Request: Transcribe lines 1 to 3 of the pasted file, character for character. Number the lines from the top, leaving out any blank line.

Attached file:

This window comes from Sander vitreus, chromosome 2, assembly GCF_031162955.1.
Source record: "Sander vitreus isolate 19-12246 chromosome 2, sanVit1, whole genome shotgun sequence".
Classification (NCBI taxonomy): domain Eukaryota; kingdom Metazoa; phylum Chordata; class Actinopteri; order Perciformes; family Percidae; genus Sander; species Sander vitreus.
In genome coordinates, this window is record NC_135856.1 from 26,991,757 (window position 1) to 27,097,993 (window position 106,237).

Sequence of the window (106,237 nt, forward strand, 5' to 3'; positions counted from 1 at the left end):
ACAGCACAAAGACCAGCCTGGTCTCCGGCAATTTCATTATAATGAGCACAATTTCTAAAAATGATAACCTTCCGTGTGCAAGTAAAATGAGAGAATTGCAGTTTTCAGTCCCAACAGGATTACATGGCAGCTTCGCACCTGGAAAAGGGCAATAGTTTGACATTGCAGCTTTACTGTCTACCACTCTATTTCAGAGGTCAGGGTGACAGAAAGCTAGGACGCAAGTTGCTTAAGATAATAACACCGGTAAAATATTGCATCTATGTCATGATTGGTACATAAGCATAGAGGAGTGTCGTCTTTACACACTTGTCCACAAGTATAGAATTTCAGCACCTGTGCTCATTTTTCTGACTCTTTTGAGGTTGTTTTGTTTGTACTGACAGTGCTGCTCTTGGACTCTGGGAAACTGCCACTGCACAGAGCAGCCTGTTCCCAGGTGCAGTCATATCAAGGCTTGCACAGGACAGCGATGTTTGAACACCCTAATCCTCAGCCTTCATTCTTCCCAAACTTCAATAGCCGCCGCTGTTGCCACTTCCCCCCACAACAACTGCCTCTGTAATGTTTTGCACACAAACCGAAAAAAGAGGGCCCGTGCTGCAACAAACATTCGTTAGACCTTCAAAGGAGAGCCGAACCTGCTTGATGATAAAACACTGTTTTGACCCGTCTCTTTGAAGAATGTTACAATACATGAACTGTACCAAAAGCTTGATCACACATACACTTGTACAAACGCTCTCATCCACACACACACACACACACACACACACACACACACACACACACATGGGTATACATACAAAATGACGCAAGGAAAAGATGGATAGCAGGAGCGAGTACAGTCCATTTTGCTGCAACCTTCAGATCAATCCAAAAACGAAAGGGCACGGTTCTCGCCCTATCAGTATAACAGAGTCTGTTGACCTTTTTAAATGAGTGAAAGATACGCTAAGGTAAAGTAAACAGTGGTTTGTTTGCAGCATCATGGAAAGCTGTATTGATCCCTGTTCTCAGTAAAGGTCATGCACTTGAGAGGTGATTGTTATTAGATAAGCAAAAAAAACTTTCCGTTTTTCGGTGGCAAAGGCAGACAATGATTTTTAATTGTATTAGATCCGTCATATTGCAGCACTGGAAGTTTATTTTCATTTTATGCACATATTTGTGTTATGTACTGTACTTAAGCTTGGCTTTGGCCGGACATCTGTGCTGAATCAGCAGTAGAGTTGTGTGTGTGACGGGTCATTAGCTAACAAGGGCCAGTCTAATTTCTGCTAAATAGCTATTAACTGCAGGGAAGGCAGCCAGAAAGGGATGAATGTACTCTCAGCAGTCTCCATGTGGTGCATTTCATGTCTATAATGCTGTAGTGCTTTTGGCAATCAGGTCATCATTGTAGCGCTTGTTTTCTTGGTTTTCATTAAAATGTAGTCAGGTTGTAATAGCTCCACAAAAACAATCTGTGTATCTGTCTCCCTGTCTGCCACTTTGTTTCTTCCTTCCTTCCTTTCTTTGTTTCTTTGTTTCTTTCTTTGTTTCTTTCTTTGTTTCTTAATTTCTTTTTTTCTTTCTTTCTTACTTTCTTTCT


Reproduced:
This window comes from Sander vitreus, chromosome 2, assembly GCF_031162955.1.
Source record: "Sander vitreus isolate 19-12246 chromosome 2, sanVit1, whole genome shotgun sequence".
Classification (NCBI taxonomy): domain Eukaryota; kingdom Metazoa; phylum Chordata; class Actinopteri; order Perciformes; family Percidae; genus Sander; species Sander vitreus.